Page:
Bitter melon is aptly named. The longer it ripens, the bitter its taste becomes. It has a somewhat watery taste, similar to that of a cucumber, and it is crunchy when raw but softer when cooked.
Naturally, bitter melon divides opinion. Some find its taste when raw so bitter and unpleasant, and they cannot stomach it. But used in a range of Asian dishes, such as stir-fry recipes and Chinese salads, its abundant health benefits can be enjoyed.
7 – Taro
A beloved root vegetable, grown in tropical regions of Africa and Asia, taro’s rough, furry brown exterior, at first glance, does little to get the mouth salivating.
But cut beyond the skin, and you’re treated to a purple-speckled, milky flesh that is similar to the starchy taste of a potato but with sweeter, floral undertones.
Just like potatoes, taro is a very diverse vegetable. It provides a filling, wholesome foundation on which so many delicious foods and dishes are prepared.
Taro, rich in fiber, is used in plenty of savory dishes, from salads to casseroles. But you will also find it in ice cream, Chinese taro cake, and even Taiwanese taro bubble tea.
Its use as a nutritious, starchy, and sweet core ingredient seems to have limitless boundaries, although it does need to be prepared properly, as raw it is toxic to humans.
8 – Mashua
Originating from the rugged landscape of the Andes, mashua root has been an important crop in South American food for centuries. It was even used to fuel generations of Inca armies before war.
Once cooked, mashua root has an interesting flavor. It brings to the forefront a strong, spiced, somewhat peppery taste, in the same circles as a radish or turnip, with hints of deep sweetness, similar to licorice or marzipan. In fact, some have even dubbed it ‘marzipan root’ due to its flavor.
While mashua may divide opinion on its taste, there is no denying the integral role it has played in the foundations of South American cuisine.
Similarly to other root vegetables, it can be used in casseroles, stews, and meat dishes. Sliced thinly, it can dress salads, and boiled and mashed, it can be used in a similar way to potatoes.
9 – Kohlrabi
Also known as the German turnip, kohlrabi is a truly unique-looking vegetable, used predominantly in Central European cuisine and places all over the world with sizeable German populations.
Its swollen green, cylindrical bulb, complete with long, arching sprouts, make it look like some type of extraterrestrial being! Despite its odd looks, kohlrabi is closely related to cabbage, cauliflower, and broccoli.
Taste-wise, kohlrabi has the crispness and crunch of the likes of celery, with a mild, peppery taste, laced with a sweet undertone. Imagine a cross between broccoli stem, radish, and a golden delicious apple, and you have a rough idea of this weird vegetable’s flavor profile.
Being a member of the cabbage family means kohlrabi can be used in a range of hearty meat and vegetable-based dishes. However, those looking to bring its flavor profile to the forefront can try it in many ways.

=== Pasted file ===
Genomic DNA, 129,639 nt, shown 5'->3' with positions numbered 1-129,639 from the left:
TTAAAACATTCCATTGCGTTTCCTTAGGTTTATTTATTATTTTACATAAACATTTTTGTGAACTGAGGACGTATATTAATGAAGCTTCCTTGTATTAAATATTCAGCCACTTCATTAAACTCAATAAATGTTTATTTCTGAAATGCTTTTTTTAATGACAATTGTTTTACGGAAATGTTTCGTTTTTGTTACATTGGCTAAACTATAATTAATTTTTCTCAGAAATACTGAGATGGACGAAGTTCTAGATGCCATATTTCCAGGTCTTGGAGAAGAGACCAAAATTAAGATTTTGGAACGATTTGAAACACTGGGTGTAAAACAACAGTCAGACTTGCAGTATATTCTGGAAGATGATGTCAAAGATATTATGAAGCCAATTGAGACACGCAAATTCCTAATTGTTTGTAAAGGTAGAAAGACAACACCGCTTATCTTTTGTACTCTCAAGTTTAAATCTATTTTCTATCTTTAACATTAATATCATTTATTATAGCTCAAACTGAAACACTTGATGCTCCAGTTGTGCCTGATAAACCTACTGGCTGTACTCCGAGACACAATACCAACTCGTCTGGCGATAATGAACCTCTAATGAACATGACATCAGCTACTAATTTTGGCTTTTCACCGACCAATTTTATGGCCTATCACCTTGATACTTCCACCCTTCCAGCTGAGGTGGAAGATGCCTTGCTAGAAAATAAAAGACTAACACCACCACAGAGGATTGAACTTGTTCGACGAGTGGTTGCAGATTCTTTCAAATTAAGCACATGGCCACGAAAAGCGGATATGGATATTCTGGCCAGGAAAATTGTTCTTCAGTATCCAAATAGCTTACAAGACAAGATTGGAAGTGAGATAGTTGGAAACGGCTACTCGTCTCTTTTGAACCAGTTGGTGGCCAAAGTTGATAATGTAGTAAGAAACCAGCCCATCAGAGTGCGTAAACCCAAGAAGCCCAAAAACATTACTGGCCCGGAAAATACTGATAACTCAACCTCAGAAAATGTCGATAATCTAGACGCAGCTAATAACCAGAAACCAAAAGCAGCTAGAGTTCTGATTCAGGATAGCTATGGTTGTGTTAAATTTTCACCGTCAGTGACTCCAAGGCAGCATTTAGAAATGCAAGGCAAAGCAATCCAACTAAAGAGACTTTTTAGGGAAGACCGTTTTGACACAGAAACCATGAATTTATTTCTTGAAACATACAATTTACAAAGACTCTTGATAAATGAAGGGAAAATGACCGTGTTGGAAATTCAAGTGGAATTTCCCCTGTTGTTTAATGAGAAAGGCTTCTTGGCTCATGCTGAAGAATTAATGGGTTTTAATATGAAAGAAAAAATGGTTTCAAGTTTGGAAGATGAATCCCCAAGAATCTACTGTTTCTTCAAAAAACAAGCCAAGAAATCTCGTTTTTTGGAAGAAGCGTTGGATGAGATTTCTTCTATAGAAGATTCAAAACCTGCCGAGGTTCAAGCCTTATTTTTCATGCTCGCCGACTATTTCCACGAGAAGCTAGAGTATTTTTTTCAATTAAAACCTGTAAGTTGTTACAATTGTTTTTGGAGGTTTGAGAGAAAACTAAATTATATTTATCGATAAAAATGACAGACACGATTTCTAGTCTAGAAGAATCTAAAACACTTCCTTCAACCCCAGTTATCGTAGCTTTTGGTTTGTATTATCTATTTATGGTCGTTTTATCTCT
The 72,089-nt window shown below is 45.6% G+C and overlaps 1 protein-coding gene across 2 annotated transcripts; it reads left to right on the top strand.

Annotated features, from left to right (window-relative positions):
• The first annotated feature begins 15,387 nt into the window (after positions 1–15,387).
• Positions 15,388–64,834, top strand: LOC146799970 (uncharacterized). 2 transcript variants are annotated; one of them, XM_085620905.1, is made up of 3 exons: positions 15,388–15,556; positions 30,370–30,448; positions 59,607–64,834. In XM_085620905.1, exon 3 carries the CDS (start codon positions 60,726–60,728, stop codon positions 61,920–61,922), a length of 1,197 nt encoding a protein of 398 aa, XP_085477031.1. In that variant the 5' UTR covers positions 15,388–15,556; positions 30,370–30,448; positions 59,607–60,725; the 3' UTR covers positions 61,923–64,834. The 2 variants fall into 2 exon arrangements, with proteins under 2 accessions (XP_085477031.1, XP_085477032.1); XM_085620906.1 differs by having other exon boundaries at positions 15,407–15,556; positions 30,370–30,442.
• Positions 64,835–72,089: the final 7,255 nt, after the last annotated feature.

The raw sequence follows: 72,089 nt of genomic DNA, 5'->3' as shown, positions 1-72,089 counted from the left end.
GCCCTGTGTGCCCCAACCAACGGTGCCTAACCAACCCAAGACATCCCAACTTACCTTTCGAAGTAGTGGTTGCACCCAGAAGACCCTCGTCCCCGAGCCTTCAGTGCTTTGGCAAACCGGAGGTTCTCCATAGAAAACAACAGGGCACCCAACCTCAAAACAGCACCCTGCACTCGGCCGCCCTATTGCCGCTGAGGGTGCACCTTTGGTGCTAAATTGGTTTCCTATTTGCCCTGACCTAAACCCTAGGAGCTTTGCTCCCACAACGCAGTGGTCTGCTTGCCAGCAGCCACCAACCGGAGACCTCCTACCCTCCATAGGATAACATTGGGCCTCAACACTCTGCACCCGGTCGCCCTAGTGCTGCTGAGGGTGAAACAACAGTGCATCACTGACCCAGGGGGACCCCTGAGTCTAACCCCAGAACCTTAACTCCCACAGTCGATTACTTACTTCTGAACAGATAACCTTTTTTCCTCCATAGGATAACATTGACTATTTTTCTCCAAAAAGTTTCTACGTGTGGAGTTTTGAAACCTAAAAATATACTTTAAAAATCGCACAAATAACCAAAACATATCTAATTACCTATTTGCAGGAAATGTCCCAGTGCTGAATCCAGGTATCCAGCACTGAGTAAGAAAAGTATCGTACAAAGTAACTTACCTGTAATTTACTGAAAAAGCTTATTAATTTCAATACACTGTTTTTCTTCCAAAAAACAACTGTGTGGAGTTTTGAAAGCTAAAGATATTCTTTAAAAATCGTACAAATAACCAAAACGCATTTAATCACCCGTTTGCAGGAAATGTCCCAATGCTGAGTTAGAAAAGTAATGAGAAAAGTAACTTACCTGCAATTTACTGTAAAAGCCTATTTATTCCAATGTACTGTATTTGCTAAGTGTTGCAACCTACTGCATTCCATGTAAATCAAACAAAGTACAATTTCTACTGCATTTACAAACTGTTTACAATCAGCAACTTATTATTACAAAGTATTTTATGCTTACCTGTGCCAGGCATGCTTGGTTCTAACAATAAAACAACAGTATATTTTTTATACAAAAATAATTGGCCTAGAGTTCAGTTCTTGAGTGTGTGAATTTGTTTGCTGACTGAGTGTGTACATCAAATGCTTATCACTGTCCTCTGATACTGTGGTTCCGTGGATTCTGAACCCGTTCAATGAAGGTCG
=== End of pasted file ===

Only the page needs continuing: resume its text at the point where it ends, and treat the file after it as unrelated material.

Roasted, it pairs beautifully with steak or fish, in a similar way to asparagus. You can also roast it and drizzle it with lemon juice for a hearty side dish, or use it to add a little sweetness and spice to salads, as you would radish.
10 – Cassava
Long, cylindrical, rough, and rugged in appearance, cassava may not be the most Instagrammable vegetable out there, but it plays an essential ingredient in cuisines throughout Latin America.
Poisonous when raw, cassava has to be cooked and prepared properly before being used in dishes of all styles and sizes.
Cassava is known for its subtle flavor, making it an excellent base ingredient in Latin American cooking. Once cooked, it has a mild earthy flavor, with nutty undertones. There is both sweetness and bitterness in cassava, albeit both subtle.
Cassava is loaded with carbohydrates, and it is somewhat to Latin American cuisines what the potato is to European cuisines.
The use of cassava in cooking is endless. It can be boiled, mashed, fried, or roasted, and used in meat and vegetable dishes, in tarts and quiches, and even in desserts, such as cassava cake.
It is a simple but incredibly diverse vegetable, and it is one you won’t struggle to find in the Caribbean, Central America, and South America.
Weird Vegetables Summary
Were those vegetables weird enough for you? Because I feel like we’ve landed on an alien planet and gone foraging in the nearby woods and forests!
And while we can ‘ooh’ and ‘aah’ at the aesthetics of many of these vegetables, all of them bring flavors and textures to a vast array of native dishes that many of us simply cannot fathom without trying.
This is why I love world cuisines. Trying new dishes, foods, and combinations that broaden your palate and expand your mind.
So whether your next adventure takes you to the heat of Mexico or the tropics of Southeast Asia, keep your eyes peeled for these weird vegetables, and be sure to try them either from food markets or in delicious native dishes. When it comes to food, there’s always more to learn, try, and enjoy.
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Author: Dale Johnson is a content writer and creator who has traveled to 30 countries and counting. A passionate foodie, he loves to try new and flavorsome dishes and local cuisine no matter where his travels take him.